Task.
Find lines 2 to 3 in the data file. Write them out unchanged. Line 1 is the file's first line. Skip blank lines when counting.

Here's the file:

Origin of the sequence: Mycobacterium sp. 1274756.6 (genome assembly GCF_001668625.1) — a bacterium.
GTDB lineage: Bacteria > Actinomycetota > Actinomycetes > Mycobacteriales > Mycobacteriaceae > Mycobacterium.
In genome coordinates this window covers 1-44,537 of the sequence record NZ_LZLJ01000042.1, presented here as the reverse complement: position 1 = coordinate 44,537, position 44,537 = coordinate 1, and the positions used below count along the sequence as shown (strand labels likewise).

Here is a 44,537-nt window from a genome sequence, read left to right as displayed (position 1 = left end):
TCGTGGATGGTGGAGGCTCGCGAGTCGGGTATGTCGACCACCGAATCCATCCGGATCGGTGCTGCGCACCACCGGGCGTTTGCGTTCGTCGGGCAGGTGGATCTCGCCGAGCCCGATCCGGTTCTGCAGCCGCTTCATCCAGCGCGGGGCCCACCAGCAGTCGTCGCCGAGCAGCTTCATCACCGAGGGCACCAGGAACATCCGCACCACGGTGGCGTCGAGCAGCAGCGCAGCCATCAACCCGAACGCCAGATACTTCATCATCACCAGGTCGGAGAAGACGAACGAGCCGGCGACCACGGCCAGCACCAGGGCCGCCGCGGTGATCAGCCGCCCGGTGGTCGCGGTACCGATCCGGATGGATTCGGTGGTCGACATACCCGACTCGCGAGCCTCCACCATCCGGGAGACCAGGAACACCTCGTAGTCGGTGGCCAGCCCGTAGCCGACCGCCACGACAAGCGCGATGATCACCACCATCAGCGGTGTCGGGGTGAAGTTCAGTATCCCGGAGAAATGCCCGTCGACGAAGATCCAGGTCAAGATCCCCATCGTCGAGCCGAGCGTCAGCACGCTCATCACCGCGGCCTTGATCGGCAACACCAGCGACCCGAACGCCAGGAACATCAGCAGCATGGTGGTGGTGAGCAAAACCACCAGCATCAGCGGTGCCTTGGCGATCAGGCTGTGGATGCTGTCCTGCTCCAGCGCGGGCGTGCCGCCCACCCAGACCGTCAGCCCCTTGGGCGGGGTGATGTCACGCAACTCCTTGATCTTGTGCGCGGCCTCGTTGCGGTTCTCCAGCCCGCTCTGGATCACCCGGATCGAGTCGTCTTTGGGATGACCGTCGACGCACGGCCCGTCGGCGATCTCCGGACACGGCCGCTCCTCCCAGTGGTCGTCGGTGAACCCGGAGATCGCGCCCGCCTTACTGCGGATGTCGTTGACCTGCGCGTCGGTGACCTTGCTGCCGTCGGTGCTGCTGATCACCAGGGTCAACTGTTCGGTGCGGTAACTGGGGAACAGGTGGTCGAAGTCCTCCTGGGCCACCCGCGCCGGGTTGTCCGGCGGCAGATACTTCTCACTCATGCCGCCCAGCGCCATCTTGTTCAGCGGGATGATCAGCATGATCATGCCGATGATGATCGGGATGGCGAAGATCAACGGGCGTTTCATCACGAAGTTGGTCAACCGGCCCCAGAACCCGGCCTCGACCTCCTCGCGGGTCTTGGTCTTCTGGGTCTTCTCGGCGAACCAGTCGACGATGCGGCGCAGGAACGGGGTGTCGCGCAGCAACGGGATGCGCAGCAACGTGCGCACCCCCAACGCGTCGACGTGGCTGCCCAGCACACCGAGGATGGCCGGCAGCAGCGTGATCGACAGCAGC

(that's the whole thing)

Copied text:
GTDB lineage: Bacteria > Actinomycetota > Actinomycetes > Mycobacteriales > Mycobacteriaceae > Mycobacterium.
In genome coordinates this window covers 1-44,537 of the sequence record NZ_LZLJ01000042.1, presented here as the reverse complement: position 1 = coordinate 44,537, position 44,537 = coordinate 1, and the positions used below count along the sequence as shown (strand labels likewise).